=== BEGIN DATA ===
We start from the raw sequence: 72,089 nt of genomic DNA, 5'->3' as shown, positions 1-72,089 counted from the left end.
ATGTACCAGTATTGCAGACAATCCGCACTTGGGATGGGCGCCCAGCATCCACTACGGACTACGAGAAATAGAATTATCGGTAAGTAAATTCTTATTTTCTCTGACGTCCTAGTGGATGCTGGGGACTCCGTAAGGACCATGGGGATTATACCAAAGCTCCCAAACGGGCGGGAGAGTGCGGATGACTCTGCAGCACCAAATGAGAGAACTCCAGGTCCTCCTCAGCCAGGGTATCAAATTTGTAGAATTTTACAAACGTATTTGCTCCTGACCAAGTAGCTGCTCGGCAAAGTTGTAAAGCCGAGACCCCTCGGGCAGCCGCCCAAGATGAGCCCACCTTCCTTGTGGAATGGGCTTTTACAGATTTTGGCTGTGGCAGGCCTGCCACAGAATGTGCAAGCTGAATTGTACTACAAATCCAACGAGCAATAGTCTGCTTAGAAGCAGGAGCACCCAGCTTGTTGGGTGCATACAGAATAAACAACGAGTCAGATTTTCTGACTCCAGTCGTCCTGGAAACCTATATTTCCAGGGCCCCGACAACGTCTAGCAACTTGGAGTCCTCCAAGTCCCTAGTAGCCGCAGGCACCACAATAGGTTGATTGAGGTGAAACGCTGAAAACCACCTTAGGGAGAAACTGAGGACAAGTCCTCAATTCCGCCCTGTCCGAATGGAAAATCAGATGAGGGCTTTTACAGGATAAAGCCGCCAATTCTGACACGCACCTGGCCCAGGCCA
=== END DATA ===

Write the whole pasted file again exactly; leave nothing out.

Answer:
We start from the raw sequence: 72,089 nt of genomic DNA, 5'->3' as shown, positions 1-72,089 counted from the left end.
ATGTACCAGTATTGCAGACAATCCGCACTTGGGATGGGCGCCCAGCATCCACTACGGACTACGAGAAATAGAATTATCGGTAAGTAAATTCTTATTTTCTCTGACGTCCTAGTGGATGCTGGGGACTCCGTAAGGACCATGGGGATTATACCAAAGCTCCCAAACGGGCGGGAGAGTGCGGATGACTCTGCAGCACCAAATGAGAGAACTCCAGGTCCTCCTCAGCCAGGGTATCAAATTTGTAGAATTTTACAAACGTATTTGCTCCTGACCAAGTAGCTGCTCGGCAAAGTTGTAAAGCCGAGACCCCTCGGGCAGCCGCCCAAGATGAGCCCACCTTCCTTGTGGAATGGGCTTTTACAGATTTTGGCTGTGGCAGGCCTGCCACAGAATGTGCAAGCTGAATTGTACTACAAATCCAACGAGCAATAGTCTGCTTAGAAGCAGGAGCACCCAGCTTGTTGGGTGCATACAGAATAAACAACGAGTCAGATTTTCTGACTCCAGTCGTCCTGGAAACCTATATTTCCAGGGCCCCGACAACGTCTAGCAACTTGGAGTCCTCCAAGTCCCTAGTAGCCGCAGGCACCACAATAGGTTGATTGAGGTGAAACGCTGAAAACCACCTTAGGGAGAAACTGAGGACAAGTCCTCAATTCCGCCCTGTCCGAATGGAAAATCAGATGAGGGCTTTTACAGGATAAAGCCGCCAATTCTGACACGCACCTGGCCCAGGCCA